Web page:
Words by Sean Moeller, Illustration by Johnnie Cluney, Recording engineered by Matt Oliver, Mastered by Sam Patlove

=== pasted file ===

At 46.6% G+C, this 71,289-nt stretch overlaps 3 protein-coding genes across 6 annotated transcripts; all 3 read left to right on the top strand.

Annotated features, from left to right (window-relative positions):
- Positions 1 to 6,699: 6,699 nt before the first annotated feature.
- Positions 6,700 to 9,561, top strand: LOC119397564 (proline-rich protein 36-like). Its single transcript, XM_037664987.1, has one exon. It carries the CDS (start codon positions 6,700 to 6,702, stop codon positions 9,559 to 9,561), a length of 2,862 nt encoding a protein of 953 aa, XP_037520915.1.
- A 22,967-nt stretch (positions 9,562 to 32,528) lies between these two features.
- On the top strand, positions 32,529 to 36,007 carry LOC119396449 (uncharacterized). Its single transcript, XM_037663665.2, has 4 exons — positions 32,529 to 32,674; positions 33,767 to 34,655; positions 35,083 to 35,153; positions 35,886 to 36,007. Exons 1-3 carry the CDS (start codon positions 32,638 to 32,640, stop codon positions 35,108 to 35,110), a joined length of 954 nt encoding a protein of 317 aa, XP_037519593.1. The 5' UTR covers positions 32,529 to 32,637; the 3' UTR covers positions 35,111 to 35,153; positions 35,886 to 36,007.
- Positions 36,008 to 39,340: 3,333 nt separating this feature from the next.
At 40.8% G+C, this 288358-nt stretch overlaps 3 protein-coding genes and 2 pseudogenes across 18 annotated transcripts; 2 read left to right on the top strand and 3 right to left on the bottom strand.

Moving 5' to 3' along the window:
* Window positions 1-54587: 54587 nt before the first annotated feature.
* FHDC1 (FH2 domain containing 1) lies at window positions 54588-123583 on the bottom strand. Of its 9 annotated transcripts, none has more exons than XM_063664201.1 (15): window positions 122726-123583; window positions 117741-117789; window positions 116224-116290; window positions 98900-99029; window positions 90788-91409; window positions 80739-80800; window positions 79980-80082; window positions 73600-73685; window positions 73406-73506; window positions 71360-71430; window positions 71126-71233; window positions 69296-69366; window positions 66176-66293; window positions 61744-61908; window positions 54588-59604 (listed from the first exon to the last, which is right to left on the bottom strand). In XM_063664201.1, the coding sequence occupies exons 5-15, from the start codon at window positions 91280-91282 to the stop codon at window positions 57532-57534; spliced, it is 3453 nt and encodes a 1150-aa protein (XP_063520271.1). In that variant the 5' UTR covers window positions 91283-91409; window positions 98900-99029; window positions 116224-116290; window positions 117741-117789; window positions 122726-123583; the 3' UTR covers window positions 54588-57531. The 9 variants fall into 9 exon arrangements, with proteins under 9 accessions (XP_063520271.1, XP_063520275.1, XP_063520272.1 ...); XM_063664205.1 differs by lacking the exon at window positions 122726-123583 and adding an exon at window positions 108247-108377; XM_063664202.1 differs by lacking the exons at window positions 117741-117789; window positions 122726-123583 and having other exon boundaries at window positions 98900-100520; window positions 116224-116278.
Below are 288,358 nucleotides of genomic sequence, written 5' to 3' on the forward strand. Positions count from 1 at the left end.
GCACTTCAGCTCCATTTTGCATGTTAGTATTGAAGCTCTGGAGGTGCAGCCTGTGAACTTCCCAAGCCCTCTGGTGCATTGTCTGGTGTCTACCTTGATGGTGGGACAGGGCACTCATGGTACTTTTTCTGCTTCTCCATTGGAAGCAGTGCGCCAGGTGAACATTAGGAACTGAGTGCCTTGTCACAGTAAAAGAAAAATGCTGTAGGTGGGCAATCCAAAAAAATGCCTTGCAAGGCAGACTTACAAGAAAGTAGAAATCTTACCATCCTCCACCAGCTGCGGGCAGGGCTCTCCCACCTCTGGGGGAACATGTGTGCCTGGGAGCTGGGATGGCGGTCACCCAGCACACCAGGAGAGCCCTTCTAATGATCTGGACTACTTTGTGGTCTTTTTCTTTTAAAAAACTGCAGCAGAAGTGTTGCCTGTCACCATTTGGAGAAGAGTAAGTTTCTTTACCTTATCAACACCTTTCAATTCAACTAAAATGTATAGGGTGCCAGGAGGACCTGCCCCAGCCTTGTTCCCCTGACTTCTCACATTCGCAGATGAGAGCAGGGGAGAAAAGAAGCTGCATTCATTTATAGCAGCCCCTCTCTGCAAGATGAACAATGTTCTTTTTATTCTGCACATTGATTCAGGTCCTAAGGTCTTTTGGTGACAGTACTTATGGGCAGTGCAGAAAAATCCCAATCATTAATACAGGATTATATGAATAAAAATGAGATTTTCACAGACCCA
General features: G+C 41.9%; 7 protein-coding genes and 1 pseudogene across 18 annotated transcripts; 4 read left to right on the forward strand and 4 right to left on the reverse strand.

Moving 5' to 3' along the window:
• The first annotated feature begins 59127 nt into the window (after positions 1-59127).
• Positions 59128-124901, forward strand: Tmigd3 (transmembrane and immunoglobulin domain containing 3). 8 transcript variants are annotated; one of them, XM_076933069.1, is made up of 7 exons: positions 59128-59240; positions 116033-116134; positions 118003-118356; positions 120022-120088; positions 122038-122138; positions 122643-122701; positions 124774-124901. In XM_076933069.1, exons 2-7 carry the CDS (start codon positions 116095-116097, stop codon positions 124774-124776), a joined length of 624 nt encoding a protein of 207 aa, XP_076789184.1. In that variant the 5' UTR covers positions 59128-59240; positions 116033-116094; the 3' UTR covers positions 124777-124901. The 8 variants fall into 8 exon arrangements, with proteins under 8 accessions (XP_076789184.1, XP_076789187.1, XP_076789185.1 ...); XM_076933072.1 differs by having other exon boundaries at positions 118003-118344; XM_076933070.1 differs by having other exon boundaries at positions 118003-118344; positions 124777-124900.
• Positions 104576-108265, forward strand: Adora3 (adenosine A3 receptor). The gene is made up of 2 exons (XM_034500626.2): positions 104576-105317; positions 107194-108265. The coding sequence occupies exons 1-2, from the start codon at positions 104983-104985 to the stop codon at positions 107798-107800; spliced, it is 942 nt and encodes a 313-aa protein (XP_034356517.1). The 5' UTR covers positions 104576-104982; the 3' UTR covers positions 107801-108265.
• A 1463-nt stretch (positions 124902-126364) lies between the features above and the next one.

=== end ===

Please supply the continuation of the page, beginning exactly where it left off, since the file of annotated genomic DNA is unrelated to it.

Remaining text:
It never happens to me, or rarely does, when I just can't wait to get to the party. I don't go to parties much. It's just not the sort of thing that happens in my life. It's not that I'm not being invited to them and they're happening all around me. They just don't occur here and therefore, if one comes about, it might be novel and something different, but it's still something that doesn't feel urgent, as if it were something I'd just been waiting to have happen. It's just another party and it will be a long time before there's another one. Maybe showing up late, or taking a non-reaction sort of attitude into a gala is just a way of prolonging the thing, or of underestimating how well it's going to go over, secretly hoping that it will overwhelm and make for the best night in recent memory. It's all just a set-up. This is going to be great. This party is going to kill and we're ready for it to happen and not stop until the roosters crow. Austin-based trio Fresh Millions make me feel like I'm missing so many parties that I would love and they make it hurt a little bit. The music on the band's self-titled, debut full-length gives off the feeling that we're like the white rabbit, late for that very important date. We're all missing out if we're not rushing for the door, getting in that cab, car or subway and hightailing it to the address in that text that came hours ago, out of nowhere, telling you to get to this certain spot tonight, that you wouldn't be sorry if you did because you know who was going to be there and god knows what else was going to happen. The music is an invitation full of intangibles, all sorts of draws and drags on different moods and energies, all engaging and all inviting, letting us get carried away the second that the music begins, as if it were the friendly face of that stranger that met you at the door of the party and threw a plastic cup of keg beer into your hand the second you entered the place. Fresh Millions music makes you feel that there is a rush to get to wherever this is playing, as if there's an endless string of possibilities awaiting you if you were to do so. You need to be there and then the music can help you. It can take you in the right direction and make sure that you're alright, that the fates will align, if just for that one night, though the music does leave it all open-ended, seemingly replicable whenever it's needed. The vocals that exist are little flavor crystals, just bits to chew on, to unlock the bigger joys of the heavily electronic outpouring of movement and what seems to be joy. It feels like throwback electronic music, meant for the express purpose of making nights of smiles and happy bodies. It's insistent upon you taking advantage of it.